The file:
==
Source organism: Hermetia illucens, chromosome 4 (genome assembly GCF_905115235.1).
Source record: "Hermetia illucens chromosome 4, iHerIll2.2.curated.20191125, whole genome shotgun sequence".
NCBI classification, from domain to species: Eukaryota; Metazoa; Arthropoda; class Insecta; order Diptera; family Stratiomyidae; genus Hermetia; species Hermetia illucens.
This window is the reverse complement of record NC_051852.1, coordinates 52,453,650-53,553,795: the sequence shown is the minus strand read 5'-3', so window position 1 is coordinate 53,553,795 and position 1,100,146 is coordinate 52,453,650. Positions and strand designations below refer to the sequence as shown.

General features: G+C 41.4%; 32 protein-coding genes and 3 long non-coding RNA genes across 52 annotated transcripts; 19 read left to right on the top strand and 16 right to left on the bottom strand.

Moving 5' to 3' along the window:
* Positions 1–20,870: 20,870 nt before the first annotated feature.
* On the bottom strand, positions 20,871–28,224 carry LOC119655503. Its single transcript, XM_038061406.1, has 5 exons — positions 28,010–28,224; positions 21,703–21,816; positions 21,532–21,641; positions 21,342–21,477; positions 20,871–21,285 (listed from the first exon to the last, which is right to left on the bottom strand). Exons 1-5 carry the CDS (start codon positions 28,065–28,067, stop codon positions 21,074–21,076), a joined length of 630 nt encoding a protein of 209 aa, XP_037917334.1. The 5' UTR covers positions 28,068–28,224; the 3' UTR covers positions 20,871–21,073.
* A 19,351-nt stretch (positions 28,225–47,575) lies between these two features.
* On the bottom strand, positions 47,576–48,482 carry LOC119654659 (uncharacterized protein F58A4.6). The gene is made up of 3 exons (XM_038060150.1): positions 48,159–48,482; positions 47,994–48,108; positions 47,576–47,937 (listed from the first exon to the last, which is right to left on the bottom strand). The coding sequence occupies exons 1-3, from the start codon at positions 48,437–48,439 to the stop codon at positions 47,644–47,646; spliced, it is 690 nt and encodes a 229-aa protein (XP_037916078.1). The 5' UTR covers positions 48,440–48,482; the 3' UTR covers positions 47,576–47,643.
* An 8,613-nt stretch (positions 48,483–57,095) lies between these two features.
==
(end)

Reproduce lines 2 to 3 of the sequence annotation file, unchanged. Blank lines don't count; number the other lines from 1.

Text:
Source record: "Hermetia illucens chromosome 4, iHerIll2.2.curated.20191125, whole genome shotgun sequence".
NCBI classification, from domain to species: Eukaryota; Metazoa; Arthropoda; class Insecta; order Diptera; family Stratiomyidae; genus Hermetia; species Hermetia illucens.